Interview with Florian Vieux
After 2013 and 2016 the 32 year old native of Valais has for the third time won the Biel Running Days, the Swiss 100 km championship. Vieux won the race with consummate ease, races in legs of several days being his strong point. By a narrow margin his finishing time of 7:01:13 hours failed to achieve his target of finishing in less than 7 hours.
What was your experience of "your" day or night? Can you give us an insight into how you ran the race and your feelings?
During the days prior to the race I became more and more nervous, although I did not put myself under any pressure. But because it was the big day I prepared myself, I thought about a thousand things. For example, I wondered what the race could offer me and if I was fresh enough for the 100 km. It was not until I arrived in Bienne, that my nerves calmed down. I enjoyed the time spent with my family and friends before the race started at 10.00 pm.
The race was very special because two runners set off like madmen. I quickly found myself between them and the peloton and I finally ran 98 of the 100 kilometres on my own. Fortunately, the rules allow you to be followed by a cyclist, which makes things a lot easier.
For the first 40 kilometres I felt fine. But between 45 and 55 kilometres I hit a huge crisis. I viewed everything negatively and found it very difficult to escape from this negative spiral. What helped me was the company of the cyclist, positive music and the fact that I was out in front. That and the many familiar faces at the side of the road made me totally euphoric.
You ran the 100 kilometres during the "night of nights" with an average of 4:13 min/km. Can you give us an idea of your training programme? What is your training philosophy?
I train five to six times a week for 9 to 20 hours. Three endurance units - generally a block of three with a unit in a different sport (cycling or ski mountaineering) - equate to one average unit with Marathon Pace and one very intensive unit - often on the track. Then there is a strength unit.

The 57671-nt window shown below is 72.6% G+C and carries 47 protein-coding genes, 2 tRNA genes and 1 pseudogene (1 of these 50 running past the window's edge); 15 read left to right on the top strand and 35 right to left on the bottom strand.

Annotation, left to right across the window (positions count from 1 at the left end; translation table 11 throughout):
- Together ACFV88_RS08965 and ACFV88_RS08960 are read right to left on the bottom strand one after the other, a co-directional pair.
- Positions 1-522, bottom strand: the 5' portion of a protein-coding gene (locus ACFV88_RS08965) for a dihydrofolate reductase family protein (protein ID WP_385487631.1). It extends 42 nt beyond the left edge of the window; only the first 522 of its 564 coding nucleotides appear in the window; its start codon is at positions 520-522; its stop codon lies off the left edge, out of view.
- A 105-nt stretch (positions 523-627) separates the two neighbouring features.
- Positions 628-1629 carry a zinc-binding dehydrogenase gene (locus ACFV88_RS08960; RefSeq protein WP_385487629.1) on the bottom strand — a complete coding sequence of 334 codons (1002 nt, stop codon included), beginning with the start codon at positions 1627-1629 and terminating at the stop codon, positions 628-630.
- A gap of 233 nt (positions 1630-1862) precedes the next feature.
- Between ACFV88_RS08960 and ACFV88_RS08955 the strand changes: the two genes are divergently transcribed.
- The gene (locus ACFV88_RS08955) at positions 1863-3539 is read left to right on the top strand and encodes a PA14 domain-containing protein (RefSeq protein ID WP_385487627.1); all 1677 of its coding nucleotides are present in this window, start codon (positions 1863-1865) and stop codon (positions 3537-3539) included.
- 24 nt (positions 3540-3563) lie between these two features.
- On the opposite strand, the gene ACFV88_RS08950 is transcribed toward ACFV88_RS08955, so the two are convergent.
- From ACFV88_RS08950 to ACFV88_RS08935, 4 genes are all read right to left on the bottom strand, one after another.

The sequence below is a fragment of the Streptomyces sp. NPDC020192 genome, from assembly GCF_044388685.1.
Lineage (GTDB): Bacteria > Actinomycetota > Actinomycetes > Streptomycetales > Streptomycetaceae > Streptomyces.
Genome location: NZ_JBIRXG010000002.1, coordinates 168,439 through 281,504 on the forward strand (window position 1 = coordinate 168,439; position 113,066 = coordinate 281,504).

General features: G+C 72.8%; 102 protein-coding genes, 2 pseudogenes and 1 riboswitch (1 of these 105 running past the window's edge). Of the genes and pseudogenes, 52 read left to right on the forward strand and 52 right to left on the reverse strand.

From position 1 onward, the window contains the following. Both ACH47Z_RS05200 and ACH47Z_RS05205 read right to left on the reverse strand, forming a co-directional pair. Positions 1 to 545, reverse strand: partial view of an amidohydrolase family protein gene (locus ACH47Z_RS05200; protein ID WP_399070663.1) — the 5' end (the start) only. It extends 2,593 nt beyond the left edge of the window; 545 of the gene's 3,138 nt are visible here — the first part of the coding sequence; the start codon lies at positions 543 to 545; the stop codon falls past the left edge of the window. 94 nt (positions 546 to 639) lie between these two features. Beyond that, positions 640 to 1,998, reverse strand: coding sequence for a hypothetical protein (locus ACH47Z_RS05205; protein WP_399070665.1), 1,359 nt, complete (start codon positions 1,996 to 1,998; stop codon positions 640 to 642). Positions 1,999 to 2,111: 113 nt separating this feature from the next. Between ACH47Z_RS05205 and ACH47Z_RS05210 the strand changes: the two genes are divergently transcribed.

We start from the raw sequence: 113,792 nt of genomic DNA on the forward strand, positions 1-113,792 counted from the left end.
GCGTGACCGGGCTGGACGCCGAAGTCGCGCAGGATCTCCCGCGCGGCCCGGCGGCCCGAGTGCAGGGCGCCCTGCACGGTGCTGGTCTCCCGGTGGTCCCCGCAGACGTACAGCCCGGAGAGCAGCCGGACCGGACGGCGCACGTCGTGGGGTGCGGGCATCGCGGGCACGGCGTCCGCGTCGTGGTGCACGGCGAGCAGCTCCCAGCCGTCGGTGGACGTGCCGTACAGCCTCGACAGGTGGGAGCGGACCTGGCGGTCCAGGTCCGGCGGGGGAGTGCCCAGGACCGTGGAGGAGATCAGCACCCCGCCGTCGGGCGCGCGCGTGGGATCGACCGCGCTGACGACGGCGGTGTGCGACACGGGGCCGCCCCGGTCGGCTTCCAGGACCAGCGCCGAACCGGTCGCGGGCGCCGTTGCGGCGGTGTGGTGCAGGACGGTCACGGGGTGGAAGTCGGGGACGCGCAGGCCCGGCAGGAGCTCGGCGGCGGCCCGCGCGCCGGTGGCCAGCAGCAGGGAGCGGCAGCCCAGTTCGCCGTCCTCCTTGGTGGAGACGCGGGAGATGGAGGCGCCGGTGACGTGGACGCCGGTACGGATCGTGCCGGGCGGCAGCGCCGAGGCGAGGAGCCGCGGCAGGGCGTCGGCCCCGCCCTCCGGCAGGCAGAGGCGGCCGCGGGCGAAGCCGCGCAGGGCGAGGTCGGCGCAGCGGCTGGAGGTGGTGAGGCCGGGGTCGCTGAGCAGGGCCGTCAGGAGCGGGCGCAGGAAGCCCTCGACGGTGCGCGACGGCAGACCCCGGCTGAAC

Generally I take advantage of my past as a high-level wrestler, both on the mental level and on the basic physical level. The sport of wrestling makes you harder and sturdier. I train the young wrestlers in my region and I greatly enjoy continuing to wrestle.
What in your opinion are the basic keys to success?
The joy of running is central; without that it becomes difficult. Then you have to be capable of being hard with yourself when necessary. To train intensively you have to know how to go beyond your limits and thus accustom your body to surpassing itself. If you train hard, the race becomes simpler.
Many runners toy with the idea of taking part in an ultra race once in their life. What advice would you give them on the most important factors for making this project a success?
Anyone who tackles such a project must be prepared to give 100% of themselves to achieve these objectives. "Just" running is not enough. You also have to train for strength, agility and speed.
Next, it is recommended that the amount of training is increased gradually, so that pleasure and passion can develop and be maintained.
And of course, you must train, train a lot. In any case, quality should take priority over quantity.
Is there a piece of secret advice you can give us? Advice on training, nutrition or recovery, for example?
Do not be afraid of high intensities and the red zone. This is the only way to stimulate your body and to guide it into adapting to a high level.
Do not experiment with new drinks or new gels during the race.
Do not subject your body to too many competitions. Give it a rest after intensive phases, so that it will once more be ready to train hard.
Many thanks to Florian Vieux for the interesting answers and tips.
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